National Gallery of Canada
Until March 8, 2015

Until March 8, 2015 the National Gallery of Canada presents Shine a Light: Canadian Biennial 2014. The exhibition celebrates the commitment of the Gallery to contemporary Canadian art. This is the third Canadian biennial exhibition since 2010. It highlights an exemplary selection of acquisitions made over the last two years to the Gallery’s Contemporary, Indigenous and Photographs collections. More than 80 artworks—from film and video installations to sculptures, paintings, drawings and photographs—are featured in the show. Shine a Light: Canadian Biennial 2014 is supported by RBC Foundation, a long-standing partner in the Canadian Biennial. 

The exhibition presents works by David Armstrong Six, Shuvinai Ashoona, Nicolas Baier, Edward Burtynsky, Tammi Campbell, Mario Doucette, David Hartt, Isabelle Hayeur, Philippa Jones, Stéphane La Rue, Rita Letendre, An Te Liu, David McMillan, Damian Moppett, Luke Parnell, Vanessa Paschakarnis, Ed Pien, Tim Pitsiulak, Kelly Richardson, Jeremy Shaw, Althea Thauberger, Jutai Toonoo, Howie Tsui and Lawrence Paul Yuxweluptun. Shary Boyle’s The Cave Painter, presented at the 55th Venice Biennale, and Geoffrey Farmer’s monumental installation Leaves of Grass, shown at dOCUMENTA (13), are also featured.

About the exhibition, the curators—Josée Drouin-Brisebois, Greg Hill, Andrea Kunard, Jonathan Shaughnessy and Rhiannon Vogl—write: "Artists can be seen as modern-day philosophers and visionaries who shine light on events, places and people that have been obscured, forgotten or marginalized by history and societies. Often looking to past events, literature, films, places, cultural movements and traditions, all of the artists in Shine a Light encourage us to reconsider time and the writing of history, our relationship to the natural world, the powerful role of images in how information is communicated, and how we perceive and interpret accepted facts."


Shine a Light: Canadian Biennial 2014 is accompanied by a bilingual (English and  French) catalogue. Published by the NGC, the 264-page volume features a foreword by the Gallery’s Director, Marc Mayer, an introduction by the exhibition’s curators, as well as texts on each of the artists in the exhibition. The catalogue is on sale at the NGC Bookstore as well as at, the Gallery’s online boutique.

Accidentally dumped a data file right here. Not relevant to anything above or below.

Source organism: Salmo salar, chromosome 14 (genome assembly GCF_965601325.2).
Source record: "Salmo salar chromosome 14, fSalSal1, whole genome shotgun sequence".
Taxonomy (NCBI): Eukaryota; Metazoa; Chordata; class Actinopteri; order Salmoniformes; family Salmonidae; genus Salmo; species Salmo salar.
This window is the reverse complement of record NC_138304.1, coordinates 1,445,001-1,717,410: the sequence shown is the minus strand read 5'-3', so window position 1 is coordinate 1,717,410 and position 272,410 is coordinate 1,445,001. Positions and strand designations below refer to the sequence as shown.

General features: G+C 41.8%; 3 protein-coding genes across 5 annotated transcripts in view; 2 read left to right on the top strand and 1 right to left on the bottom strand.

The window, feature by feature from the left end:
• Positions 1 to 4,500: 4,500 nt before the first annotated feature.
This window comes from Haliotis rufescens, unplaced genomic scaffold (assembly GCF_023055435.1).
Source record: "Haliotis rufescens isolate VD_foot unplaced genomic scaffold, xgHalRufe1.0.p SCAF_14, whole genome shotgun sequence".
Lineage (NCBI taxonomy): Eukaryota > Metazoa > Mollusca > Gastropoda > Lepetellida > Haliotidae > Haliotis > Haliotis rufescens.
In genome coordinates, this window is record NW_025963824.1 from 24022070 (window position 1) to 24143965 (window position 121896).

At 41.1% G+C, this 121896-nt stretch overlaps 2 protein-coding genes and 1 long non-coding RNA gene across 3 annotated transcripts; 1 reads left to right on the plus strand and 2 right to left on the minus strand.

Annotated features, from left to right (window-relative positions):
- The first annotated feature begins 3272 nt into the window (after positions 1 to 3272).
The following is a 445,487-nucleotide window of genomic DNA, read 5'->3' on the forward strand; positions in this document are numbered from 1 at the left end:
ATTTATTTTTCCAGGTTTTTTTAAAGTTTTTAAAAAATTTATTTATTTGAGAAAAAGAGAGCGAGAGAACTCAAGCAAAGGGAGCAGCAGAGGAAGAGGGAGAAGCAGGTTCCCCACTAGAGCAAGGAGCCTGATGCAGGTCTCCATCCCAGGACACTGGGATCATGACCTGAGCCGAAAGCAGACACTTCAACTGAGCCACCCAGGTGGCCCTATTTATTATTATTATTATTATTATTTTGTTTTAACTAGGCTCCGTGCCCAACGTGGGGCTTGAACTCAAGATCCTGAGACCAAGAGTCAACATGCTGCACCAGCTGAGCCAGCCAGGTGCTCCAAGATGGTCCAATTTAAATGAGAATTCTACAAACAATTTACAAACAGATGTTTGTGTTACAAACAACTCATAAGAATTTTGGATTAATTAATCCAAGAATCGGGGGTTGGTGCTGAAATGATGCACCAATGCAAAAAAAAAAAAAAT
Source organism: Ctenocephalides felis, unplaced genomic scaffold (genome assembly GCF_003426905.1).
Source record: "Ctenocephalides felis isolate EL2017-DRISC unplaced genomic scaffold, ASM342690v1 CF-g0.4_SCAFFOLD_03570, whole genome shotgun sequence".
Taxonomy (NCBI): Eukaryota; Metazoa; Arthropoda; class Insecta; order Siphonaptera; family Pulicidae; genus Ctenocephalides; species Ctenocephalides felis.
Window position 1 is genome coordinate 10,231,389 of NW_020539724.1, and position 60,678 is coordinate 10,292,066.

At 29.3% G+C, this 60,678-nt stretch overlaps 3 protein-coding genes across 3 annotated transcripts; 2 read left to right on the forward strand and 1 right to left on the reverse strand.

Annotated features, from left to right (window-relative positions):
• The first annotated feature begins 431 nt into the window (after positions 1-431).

About the National Gallery of Canada

The National Gallery of Canada is home to the most important collections of historical and contemporary Canadian art. The Gallery also maintains Canada's premier collection of European Art from the 14th to the 21st century, as well as important works of American, Asian and Indigenous Art and renowned international collections of prints, drawings and photographs. Formed in 1880, the National Gallery of Canada has played a key role in Canadian culture for well over a century. Among its principal missions is to increase access to excellent works of art for all Canadians. For more information, visit

 An Te Liu Aphros, (from the MONO NO MA series) 2013 Gustave Doré, The Triumph of Christianity over Paganism, 1868
Oil on canvas, 300 eoffrey Farmer, Leaves of Grass, 2012

Image Credits
(1) An Te Liu Aphros, 2013, from the series MONO NO MA, pressed moulded earthenware with plaster base, 89.5 × 42 × 13.5 cm. National Gallery of Canada, Ottawa. © An Te Liu. Photo: Dustin Yu.
(2) Geoffrey Farmer, Leaves of Grass, 2012, cut-out images from Life magazines (1935–85), archival glue, miscanthus grass, floral foam and wooden table, installation dimensions variable, installation view, dOCUMENTA 13, Kassel, 2012. National Gallery of Canada, Ottawa. Courtesy of the artist, Catriona Jeffries Gallery, Vancouver and Casey Kaplan, New York. Photo: Anders Sune Berg.
(3) Gustave Doré, The Triumph of Christianity over Paganism, 1868
; Oil on canvas, 300 × 200 cm
, Art Gallery of Hamilton, Joey and Toby Tanenbaum Collection, 2002 (2002.33.18)

Graphic Design by Ishmael Annobil /  Web Development by Ruzanna Hovasapyan